Transfer pudding to medium bowl; cool slightly. Cover surface with plastic wrap and refrigerate for 2 to 3 hours until fully chilled.
To serve, spoon into dessert bowls. Top with banana slices. Thin dulce de leche with 2 to 3 tablespoons of milk, if necessary. Drizzle pudding with dulce de leche. Serves 8.
- From `Dora and Diego Let's Cook' (Wiley, $16.95)
Wimberley woman stakes her claim
Wimberley resident Chera Little has won a spot in the national finals of the Beringer Great Steak Challenge. Little took regional honors Aug. 14 with a pecan-crusted Gorgonzola rib-eye with a reduction of balsamic vinegar and Beringer pinot noir. She'll compete against nine other regional winners in early October at Beringer Vineyards in Napa, Calif., where the top prize is $15,000. Little is a landscaping office manager with aspirations to become a cooking coach. Even in casual conversation, the advice flows. "A lot of people make the mistake of not using spices, and they have a tendency to overcook their meat," she said. Little also has entered the Sutter Home Build a Better Burger contest, and she recently took second in a black-eyed pea contest in Fredericksburg. She'll show how to cook her steak at the Dripping with Taste Wine and Food Festival in Driftwood on Sept. 11. Details at www.drippingwithtaste.org . "I'm just following my dream," she said.
- Mike Sutter
Pecan Encrusted Gorgonzola Butter Steak
2 cups coarsely ground fresh pecans (reserve a few whole pecans for garnish)
2 Tbsp. freshly ground black peppercorns
3 Tbsp. blackened-redfish seasoning, preferably King Kooker
1/2 cup extra virgin olive oil (reserve 2 Tbsp. for steak and 6 Tbsp. for sautéing peppers)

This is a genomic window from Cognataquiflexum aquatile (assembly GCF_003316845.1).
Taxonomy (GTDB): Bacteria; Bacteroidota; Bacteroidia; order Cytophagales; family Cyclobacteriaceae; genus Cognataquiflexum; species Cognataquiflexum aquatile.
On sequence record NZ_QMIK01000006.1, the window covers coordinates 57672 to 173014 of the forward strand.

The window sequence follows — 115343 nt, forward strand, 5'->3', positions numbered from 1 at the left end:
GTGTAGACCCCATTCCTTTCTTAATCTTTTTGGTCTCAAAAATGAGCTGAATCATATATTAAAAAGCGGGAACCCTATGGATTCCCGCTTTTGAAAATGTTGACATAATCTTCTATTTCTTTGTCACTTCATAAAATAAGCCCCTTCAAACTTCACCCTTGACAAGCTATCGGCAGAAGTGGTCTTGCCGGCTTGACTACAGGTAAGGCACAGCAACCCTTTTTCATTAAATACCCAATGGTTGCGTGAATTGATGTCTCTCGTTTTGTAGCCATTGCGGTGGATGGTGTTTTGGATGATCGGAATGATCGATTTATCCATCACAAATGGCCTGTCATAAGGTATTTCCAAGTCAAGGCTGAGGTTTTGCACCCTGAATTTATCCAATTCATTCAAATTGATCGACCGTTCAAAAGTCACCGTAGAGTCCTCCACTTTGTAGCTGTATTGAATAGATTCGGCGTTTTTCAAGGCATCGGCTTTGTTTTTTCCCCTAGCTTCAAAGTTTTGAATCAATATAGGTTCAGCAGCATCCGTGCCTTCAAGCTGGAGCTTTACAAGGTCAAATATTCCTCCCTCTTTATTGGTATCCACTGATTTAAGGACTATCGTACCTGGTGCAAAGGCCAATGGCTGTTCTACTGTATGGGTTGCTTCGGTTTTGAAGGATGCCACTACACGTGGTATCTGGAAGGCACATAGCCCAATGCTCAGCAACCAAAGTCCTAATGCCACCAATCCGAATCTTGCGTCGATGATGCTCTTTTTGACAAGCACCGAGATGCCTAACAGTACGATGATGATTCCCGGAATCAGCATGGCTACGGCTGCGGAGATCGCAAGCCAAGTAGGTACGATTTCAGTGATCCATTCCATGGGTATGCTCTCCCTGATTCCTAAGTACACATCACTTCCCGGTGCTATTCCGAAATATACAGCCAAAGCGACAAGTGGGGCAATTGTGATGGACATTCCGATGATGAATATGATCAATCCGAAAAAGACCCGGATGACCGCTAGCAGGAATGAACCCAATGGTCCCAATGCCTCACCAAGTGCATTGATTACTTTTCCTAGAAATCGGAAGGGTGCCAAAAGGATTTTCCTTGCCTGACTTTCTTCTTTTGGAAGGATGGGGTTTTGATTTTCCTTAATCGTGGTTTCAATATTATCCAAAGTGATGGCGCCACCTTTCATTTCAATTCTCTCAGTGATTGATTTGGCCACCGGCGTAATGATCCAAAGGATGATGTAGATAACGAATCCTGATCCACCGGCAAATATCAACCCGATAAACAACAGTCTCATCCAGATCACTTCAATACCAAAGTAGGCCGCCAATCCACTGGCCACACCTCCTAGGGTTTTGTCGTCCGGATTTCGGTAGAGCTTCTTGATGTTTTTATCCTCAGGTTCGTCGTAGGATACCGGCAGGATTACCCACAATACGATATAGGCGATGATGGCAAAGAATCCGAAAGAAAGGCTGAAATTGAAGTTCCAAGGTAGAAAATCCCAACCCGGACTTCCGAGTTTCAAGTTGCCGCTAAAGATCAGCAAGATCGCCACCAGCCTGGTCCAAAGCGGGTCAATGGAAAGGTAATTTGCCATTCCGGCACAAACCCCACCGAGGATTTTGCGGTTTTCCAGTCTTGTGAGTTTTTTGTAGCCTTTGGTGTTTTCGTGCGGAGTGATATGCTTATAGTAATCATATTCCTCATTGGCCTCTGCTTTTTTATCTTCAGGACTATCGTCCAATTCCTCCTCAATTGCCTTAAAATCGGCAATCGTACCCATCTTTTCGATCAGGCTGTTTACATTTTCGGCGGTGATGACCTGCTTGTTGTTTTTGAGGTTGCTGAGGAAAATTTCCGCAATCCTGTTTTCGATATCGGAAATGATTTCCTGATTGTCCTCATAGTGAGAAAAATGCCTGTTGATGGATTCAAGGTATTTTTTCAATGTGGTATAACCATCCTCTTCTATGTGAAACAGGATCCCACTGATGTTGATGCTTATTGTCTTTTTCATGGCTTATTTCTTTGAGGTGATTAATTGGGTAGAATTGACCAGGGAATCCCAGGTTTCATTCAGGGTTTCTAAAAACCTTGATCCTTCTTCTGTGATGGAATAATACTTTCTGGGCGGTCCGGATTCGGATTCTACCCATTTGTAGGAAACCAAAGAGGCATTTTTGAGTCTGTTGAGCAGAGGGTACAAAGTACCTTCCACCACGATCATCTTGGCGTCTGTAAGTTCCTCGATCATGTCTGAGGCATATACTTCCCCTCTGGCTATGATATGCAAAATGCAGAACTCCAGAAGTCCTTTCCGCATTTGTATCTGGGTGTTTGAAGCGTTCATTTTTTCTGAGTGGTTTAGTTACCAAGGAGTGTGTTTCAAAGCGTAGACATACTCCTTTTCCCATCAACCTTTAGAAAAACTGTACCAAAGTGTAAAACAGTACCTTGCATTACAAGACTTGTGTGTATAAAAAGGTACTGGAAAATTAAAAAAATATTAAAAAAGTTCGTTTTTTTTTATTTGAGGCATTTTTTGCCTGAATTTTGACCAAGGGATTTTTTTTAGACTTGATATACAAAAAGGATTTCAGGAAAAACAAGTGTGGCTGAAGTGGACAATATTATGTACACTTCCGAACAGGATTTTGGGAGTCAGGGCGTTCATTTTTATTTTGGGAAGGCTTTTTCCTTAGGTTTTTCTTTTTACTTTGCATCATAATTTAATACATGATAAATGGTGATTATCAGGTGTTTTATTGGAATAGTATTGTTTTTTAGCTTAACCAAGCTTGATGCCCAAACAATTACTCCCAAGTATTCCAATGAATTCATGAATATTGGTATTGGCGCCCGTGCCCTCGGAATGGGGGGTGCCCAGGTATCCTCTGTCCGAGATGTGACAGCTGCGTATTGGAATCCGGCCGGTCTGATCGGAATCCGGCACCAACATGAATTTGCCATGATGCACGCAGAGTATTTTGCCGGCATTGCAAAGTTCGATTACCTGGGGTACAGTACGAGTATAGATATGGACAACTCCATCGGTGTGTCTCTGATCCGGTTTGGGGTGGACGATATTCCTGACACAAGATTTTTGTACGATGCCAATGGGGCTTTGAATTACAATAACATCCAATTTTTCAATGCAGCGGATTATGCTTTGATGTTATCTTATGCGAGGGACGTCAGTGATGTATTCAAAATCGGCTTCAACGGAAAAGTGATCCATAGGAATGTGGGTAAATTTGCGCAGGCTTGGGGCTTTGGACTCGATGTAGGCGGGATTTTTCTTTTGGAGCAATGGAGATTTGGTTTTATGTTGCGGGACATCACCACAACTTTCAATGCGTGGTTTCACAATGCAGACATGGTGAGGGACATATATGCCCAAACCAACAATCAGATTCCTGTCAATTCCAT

2 sticks unsalted butter
12 oz. crumbled Gorgonzola cheese (reserve 2 Tbsp. for sauce and a few pinches for garnish)
10 small sweet bell peppers, seeded and cut julienne style (feel free to use red, yellow and orange) Reserve 2 that have been cut in half
2 cups aged balsamic vinegar
11/2 cups Beringer pinot noir
6 14-oz. prime rib-eye steaks, about 1 inch thick
6 fresh rosemary sprigs, washed and dried
Bring grill to 475 degrees.
Blend ground pecans and peppercorns with redfish seasoning in food processor on light pulse. Coat the steaks on all sides with olive oil and the seasoning. Use your fingers and make sure to rub it in. Use same food processor to blend butter and Gorgonzola. Place in small oven-proof saucepan and set aside.
Place peppers in small bowl and add balsamic vinegar, pinot noir, olive oil and 1 cup of water.
Place a cast-iron skillet on the grill. Grill should come back to 450 degrees. Add the bowl of peppers and its mixture. Stir and let come to a boil or cook until peppers are lightly browning but not burning. Remove from heat. Place pan of Gorgonzola butter on grill and melt slowly.
While pepper mixture is cooking, add steaks to the grill. Drizzle with the melted butter. Grill steaks 8-9 minutes on the first side. Flip and grill 6-7 minutes or until internal temperature reaches medium-rare, 130-140 degrees.
Remove steak to a plate. Drizzle with butter, lightly tent with foil and let rest. Plate and garnish each steak as follows: Top steak with pepper-balsamic reduction, a few small pinches of fresh Gorgonzola and 3-4 slices of sweet pepper and a few pecans. For an "up-do" garnish, add a rosemary sprig.
- Chera Little, for the Beringer Great Steak Challenge